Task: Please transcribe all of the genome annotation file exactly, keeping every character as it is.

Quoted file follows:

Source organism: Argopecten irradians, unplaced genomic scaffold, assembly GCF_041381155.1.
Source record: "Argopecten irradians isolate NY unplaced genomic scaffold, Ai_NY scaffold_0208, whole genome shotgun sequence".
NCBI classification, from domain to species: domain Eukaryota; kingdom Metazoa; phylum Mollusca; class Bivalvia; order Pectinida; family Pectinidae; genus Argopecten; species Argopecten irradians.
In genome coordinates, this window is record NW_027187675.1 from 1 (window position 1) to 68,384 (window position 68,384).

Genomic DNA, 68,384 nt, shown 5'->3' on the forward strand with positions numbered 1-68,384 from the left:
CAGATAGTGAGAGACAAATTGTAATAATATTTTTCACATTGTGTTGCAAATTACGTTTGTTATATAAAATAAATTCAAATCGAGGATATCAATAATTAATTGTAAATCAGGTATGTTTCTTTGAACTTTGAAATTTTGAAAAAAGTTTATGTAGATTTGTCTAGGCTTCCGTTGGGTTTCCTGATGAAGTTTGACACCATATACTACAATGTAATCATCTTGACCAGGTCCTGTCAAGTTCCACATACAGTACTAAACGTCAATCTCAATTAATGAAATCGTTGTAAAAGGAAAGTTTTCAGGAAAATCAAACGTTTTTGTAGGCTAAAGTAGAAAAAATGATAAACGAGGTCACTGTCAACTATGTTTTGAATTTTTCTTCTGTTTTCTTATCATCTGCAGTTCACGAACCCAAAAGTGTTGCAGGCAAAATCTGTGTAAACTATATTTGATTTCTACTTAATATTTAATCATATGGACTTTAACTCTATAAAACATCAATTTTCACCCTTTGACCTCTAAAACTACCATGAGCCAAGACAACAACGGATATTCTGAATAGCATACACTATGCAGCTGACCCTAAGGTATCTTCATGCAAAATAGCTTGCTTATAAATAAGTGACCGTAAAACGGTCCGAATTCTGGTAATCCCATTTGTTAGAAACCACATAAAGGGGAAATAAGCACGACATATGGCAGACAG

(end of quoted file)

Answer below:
Source organism: Argopecten irradians, unplaced genomic scaffold, assembly GCF_041381155.1.
Source record: "Argopecten irradians isolate NY unplaced genomic scaffold, Ai_NY scaffold_0208, whole genome shotgun sequence".
NCBI classification, from domain to species: domain Eukaryota; kingdom Metazoa; phylum Mollusca; class Bivalvia; order Pectinida; family Pectinidae; genus Argopecten; species Argopecten irradians.
In genome coordinates, this window is record NW_027187675.1 from 1 (window position 1) to 68,384 (window position 68,384).

Genomic DNA, 68,384 nt, shown 5'->3' on the forward strand with positions numbered 1-68,384 from the left:
CAGATAGTGAGAGACAAATTGTAATAATATTTTTCACATTGTGTTGCAAATTACGTTTGTTATATAAAATAAATTCAAATCGAGGATATCAATAATTAATTGTAAATCAGGTATGTTTCTTTGAACTTTGAAATTTTGAAAAAAGTTTATGTAGATTTGTCTAGGCTTCCGTTGGGTTTCCTGATGAAGTTTGACACCATATACTACAATGTAATCATCTTGACCAGGTCCTGTCAAGTTCCACATACAGTACTAAACGTCAATCTCAATTAATGAAATCGTTGTAAAAGGAAAGTTTTCAGGAAAATCAAACGTTTTTGTAGGCTAAAGTAGAAAAAATGATAAACGAGGTCACTGTCAACTATGTTTTGAATTTTTCTTCTGTTTTCTTATCATCTGCAGTTCACGAACCCAAAAGTGTTGCAGGCAAAATCTGTGTAAACTATATTTGATTTCTACTTAATATTTAATCATATGGACTTTAACTCTATAAAACATCAATTTTCACCCTTTGACCTCTAAAACTACCATGAGCCAAGACAACAACGGATATTCTGAATAGCATACACTATGCAGCTGACCCTAAGGTATCTTCATGCAAAATAGCTTGCTTATAAATAAGTGACCGTAAAACGGTCCGAATTCTGGTAATCCCATTTGTTAGAAACCACATAAAGGGGAAATAAGCACGACATATGGCAGACAG